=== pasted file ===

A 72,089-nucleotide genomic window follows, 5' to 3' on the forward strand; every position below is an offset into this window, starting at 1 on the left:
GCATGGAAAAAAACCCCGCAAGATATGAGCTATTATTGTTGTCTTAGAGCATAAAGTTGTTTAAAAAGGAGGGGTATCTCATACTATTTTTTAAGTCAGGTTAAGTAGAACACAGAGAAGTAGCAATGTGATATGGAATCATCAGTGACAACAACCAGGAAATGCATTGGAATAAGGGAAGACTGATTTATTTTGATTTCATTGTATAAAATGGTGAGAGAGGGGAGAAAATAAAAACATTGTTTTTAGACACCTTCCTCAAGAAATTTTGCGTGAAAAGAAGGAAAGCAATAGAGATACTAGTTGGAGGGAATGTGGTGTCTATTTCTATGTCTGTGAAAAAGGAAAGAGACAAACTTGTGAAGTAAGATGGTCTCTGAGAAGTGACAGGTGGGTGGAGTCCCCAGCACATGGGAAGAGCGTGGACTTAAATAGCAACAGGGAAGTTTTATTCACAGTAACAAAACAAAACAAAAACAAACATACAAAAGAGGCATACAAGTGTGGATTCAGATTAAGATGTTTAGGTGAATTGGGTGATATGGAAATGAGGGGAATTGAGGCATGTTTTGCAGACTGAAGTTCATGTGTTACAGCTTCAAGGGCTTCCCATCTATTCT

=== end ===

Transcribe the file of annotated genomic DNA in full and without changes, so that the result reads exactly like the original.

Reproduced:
A 72,089-nucleotide genomic window follows, 5' to 3' on the forward strand; every position below is an offset into this window, starting at 1 on the left:
GCATGGAAAAAAACCCCGCAAGATATGAGCTATTATTGTTGTCTTAGAGCATAAAGTTGTTTAAAAAGGAGGGGTATCTCATACTATTTTTTAAGTCAGGTTAAGTAGAACACAGAGAAGTAGCAATGTGATATGGAATCATCAGTGACAACAACCAGGAAATGCATTGGAATAAGGGAAGACTGATTTATTTTGATTTCATTGTATAAAATGGTGAGAGAGGGGAGAAAATAAAAACATTGTTTTTAGACACCTTCCTCAAGAAATTTTGCGTGAAAAGAAGGAAAGCAATAGAGATACTAGTTGGAGGGAATGTGGTGTCTATTTCTATGTCTGTGAAAAAGGAAAGAGACAAACTTGTGAAGTAAGATGGTCTCTGAGAAGTGACAGGTGGGTGGAGTCCCCAGCACATGGGAAGAGCGTGGACTTAAATAGCAACAGGGAAGTTTTATTCACAGTAACAAAACAAAACAAAAACAAACATACAAAAGAGGCATACAAGTGTGGATTCAGATTAAGATGTTTAGGTGAATTGGGTGATATGGAAATGAGGGGAATTGAGGCATGTTTTGCAGACTGAAGTTCATGTGTTACAGCTTCAAGGGCTTCCCATCTATTCT